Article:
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post #6 of 9 (permalink) Old 02-14-2017, 08:24 AM
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Get some straight bits, any diameter to start.
A straight bit can cut a mortise, make a rabbet, a tongue, a slot,
make a circle, a dado, a gain, mortice a hinge and other templet chores.
Ace out the straight bit, and the others will be trivial.
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post #7 of 9 (permalink) Old 02-14-2017, 10:22 AM
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My most used bits are straights, rounds, coves and ogees...

Then specific projects added spirals (up n down), tongue n groove, bullnose and more complex profiles...

Then came chair molding and crown...

And then slot cutters, rail n stile, raised...and so on...

You can get the straights, rounds, coves and ogees in small sets or you can buy real good ones as you satisfy a sp0ecific project.

Freud, Whiteside and the likes will not disappoint you...cheap 50 and 80 bit sets will likely hurt you when they fall apart...spend the same money on 2-3-4 good bits instead...

When you decide what you're gonna do, ask here for recommendations for manufacturers...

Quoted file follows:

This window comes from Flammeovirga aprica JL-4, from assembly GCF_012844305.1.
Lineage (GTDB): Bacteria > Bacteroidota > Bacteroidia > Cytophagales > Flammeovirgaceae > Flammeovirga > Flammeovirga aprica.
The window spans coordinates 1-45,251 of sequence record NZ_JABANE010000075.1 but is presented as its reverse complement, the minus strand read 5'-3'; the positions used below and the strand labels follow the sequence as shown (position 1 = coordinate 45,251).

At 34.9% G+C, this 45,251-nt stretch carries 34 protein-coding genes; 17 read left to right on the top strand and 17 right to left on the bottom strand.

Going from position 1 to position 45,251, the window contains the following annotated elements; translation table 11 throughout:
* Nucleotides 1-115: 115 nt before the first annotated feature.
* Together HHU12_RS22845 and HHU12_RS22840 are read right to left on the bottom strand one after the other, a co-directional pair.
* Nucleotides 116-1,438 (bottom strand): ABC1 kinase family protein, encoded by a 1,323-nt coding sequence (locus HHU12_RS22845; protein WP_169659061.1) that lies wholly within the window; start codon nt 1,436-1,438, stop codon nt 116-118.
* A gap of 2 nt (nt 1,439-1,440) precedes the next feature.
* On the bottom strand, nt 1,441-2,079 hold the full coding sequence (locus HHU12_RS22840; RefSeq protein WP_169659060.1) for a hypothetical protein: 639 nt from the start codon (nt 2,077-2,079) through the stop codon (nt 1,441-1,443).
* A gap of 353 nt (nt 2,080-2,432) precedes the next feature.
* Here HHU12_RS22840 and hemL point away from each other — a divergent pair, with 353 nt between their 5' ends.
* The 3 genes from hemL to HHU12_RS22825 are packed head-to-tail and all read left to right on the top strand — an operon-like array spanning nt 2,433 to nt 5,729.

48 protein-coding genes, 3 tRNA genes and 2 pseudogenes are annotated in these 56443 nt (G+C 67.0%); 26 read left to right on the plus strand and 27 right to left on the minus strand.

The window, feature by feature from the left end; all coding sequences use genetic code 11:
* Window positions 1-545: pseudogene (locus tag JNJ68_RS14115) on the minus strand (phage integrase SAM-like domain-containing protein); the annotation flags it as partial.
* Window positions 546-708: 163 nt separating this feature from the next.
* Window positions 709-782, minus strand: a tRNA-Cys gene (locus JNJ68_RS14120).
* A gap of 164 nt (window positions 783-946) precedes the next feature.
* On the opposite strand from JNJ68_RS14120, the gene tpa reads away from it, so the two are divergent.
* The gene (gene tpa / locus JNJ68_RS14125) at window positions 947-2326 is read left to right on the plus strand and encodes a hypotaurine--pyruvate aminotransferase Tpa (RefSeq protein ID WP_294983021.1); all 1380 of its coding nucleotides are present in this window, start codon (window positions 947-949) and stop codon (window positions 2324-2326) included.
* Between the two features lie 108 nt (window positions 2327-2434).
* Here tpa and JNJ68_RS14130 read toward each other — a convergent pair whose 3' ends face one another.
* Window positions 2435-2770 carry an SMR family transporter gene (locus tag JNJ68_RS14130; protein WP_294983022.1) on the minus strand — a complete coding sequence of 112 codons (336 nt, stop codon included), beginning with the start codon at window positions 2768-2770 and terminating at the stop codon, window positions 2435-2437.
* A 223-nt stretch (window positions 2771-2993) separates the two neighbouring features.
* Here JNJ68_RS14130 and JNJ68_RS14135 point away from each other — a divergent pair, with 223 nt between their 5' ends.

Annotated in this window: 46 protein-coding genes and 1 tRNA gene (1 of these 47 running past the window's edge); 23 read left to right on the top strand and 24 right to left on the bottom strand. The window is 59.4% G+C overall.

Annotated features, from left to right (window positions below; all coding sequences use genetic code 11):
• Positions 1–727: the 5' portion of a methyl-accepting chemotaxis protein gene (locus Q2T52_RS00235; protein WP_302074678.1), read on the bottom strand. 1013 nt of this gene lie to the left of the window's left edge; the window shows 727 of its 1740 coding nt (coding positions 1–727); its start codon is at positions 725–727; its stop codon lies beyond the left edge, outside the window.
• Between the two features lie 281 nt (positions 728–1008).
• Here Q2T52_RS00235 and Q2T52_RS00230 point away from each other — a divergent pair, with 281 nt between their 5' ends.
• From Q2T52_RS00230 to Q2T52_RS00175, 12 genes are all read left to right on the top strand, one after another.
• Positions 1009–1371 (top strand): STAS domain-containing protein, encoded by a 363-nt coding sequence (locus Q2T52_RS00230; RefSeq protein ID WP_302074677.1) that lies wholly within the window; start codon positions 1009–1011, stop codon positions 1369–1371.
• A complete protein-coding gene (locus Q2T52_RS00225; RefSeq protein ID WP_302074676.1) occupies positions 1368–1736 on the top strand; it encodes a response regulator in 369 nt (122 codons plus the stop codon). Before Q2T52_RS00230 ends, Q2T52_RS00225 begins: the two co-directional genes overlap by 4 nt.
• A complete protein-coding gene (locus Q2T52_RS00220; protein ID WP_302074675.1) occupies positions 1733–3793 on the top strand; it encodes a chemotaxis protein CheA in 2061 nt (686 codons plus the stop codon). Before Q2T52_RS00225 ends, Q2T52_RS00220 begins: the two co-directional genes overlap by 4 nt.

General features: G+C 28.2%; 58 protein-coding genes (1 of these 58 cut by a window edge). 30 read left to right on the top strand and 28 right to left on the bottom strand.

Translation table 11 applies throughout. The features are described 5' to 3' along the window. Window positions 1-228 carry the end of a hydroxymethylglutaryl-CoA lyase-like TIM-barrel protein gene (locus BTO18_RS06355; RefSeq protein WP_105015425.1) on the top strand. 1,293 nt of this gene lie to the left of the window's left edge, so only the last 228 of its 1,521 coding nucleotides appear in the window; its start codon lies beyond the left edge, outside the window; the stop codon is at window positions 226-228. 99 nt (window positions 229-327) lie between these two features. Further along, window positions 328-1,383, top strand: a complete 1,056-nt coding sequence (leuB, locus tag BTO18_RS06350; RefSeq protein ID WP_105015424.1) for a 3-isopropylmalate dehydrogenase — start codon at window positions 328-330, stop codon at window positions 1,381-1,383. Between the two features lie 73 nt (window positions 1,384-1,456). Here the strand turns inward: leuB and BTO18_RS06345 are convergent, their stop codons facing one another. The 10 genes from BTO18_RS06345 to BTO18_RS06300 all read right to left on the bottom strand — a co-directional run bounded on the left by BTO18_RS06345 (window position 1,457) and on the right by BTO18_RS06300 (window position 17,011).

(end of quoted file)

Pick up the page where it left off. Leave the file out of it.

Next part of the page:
...penny wise, dollar foolish...
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post #8 of 9 (permalink) Old 02-20-2017, 08:03 PM Thread Starter
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Sorry it has taken me a little time to read all of your comments and advice. Trying to get things set-up, before I go and have some surgery. I want to THANK everyone for their advice on the router bits. This will definitely save me time and trouble on which ones to buy. I have a lot to learn about woodworking and using a router. Hopefully being a former machinist will help. I just got the router and it is a Craftsman 14 amp Plunge/fixed with the soft start technology. Again THANKS to ALL.
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post #9 of 9 (permalink) Old 02-20-2017, 09:41 PM
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Quote:
Originally Posted by ACE0220 View Post
Sorry it has taken me a little time to read all of your comments and advice. Trying to get things set-up, before I go and have some surgery. I want to THANK everyone for their advice on the router bits. This will definitely save me time and trouble on which ones to buy. I have a lot to learn about woodworking and using a router. Hopefully being a former machinist will help. I just got the router and it is a Craftsman 14 amp Plunge/fixed with the soft start technology. Again THANKS to ALL.
A lot of the processes are transferable in principle from one to the other Rick. One big difference though is not to expect the same kind of accuracy in wood that you are used to in metal. Wood moves constantly with changes in humidity where metal only moves with changes in temperature.
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Someone I consider a master woodworker once told me that a master woodworker is not someone who never makes mistakes. He is someone who is able to cover them up so that no one can tell.